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Why I’m Going Back To Capturing Credit Cards Upfront (planscope.io)
76 points by gavingmiller on Oct 23, 2013 | hide | past | web | favorite | 20 comments

As a consumer I hate this. If you know that you need the software it isn't a big deal to add your CC info, but if you are just trying out some different products/services it is really annoying.

Also, I suck at completing timed trials. I sign up for a service, play with it for a bit, and might not come back for a few weeks - usually when the trial has expired. Having to enter credit card information is exactly one of the roadblocks that causes me to abandon ship and put it in the "This is a pain and taking more time than I thought, so I will just do this later." category.

So, while I don't think you are losing any customers that already know they need your service, you may be losing some who might need your service, but aren't sure yet.

The best onboarding process gets me signed up as quickly as possible (you are clearly doing that) - and takes me through an interactive tutorial (i.e. "Enter your project name here") where you are actually entering information into the system, not just completing some demo that isn't useful.

Show users how to do something useful with your service as quickly as possible and you will have their attention. The CC info will be secondary - they will happily enter it when the time comes!

This is exactly what I think I'm proposing to do. If you come across Planscope and think, "Interesting. I'd like to play around with this" you can - quickly - and with no time requirements.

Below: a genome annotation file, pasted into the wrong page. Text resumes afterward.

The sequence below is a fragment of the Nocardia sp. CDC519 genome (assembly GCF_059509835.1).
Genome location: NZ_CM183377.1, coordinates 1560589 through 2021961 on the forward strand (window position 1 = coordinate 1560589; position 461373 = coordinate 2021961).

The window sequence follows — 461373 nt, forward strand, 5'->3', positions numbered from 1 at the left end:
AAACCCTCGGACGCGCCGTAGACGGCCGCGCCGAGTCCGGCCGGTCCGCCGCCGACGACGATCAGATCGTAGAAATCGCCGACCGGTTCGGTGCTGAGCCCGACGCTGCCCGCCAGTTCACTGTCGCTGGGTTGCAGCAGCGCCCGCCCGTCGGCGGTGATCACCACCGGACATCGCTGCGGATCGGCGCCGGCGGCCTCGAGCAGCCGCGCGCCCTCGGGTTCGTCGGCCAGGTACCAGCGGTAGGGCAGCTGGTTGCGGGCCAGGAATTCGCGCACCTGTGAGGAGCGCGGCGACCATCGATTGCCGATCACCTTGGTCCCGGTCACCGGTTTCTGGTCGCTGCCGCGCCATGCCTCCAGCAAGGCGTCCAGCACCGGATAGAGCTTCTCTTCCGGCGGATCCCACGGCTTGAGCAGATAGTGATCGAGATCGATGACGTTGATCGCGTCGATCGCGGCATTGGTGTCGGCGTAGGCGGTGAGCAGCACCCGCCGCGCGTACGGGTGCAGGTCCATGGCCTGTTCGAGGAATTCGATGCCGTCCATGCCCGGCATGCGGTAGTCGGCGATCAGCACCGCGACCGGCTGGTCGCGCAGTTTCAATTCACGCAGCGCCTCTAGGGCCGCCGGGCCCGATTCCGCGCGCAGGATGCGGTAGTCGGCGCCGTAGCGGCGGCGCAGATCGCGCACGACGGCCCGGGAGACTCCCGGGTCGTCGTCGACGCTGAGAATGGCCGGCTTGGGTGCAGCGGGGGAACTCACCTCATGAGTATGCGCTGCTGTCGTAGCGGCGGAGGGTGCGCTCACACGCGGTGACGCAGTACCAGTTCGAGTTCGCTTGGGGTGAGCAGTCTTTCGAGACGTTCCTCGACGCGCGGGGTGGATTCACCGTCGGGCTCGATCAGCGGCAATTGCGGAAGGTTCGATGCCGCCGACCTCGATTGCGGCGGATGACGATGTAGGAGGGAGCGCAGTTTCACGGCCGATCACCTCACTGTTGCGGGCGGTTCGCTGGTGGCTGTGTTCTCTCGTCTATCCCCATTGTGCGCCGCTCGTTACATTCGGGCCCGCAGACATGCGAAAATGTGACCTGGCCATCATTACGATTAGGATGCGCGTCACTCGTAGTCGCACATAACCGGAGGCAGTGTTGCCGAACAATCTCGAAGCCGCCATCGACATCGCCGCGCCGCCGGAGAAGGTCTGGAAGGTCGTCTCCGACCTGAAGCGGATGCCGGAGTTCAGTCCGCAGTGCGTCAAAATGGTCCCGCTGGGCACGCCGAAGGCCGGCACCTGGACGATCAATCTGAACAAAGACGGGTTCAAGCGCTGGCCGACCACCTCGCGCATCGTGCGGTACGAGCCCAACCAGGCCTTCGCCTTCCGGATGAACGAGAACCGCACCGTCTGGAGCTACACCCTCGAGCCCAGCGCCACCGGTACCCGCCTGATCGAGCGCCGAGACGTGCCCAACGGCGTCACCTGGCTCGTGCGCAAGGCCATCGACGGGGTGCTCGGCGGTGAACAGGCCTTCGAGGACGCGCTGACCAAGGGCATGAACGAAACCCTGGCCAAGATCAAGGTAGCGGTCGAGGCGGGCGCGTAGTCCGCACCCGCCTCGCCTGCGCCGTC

But once you have a real life project that you're getting paid for, then you come back and kick off your formal trial.

I'm curious how this goes (so please post a write-up when you have data). We (www.agentmethods.com) collect credit cards up front exactly to avoid that "create the account and forget about it" situation. The clock is ticking so our trials are serious.

We experimented with removing the credit card at signup and it killed our conversion rate from trial to happy paying customer.

We now invest a significant amount of support resources into trial users which we wouldn't be able to do if we opened the floodgates to every uncommitted tire kicker.

Gross; you're hiding the credit card requirement until after I've made an account.

As a customer, I would abandon your site faster than anything, no matter how slickly you'd done the presell.

And yes, I tried making an account. It's very jarring to suddenly be hit with a credit card wall to actually do anything in the trial. A free trial where I give you my credit card number isn't free. I don't feel this is going to help your conversion rates.

"A free trial where I give you my credit card number isn't free."

It is when you aren't charged for anything. It's basically a way to qualify a (future) customer.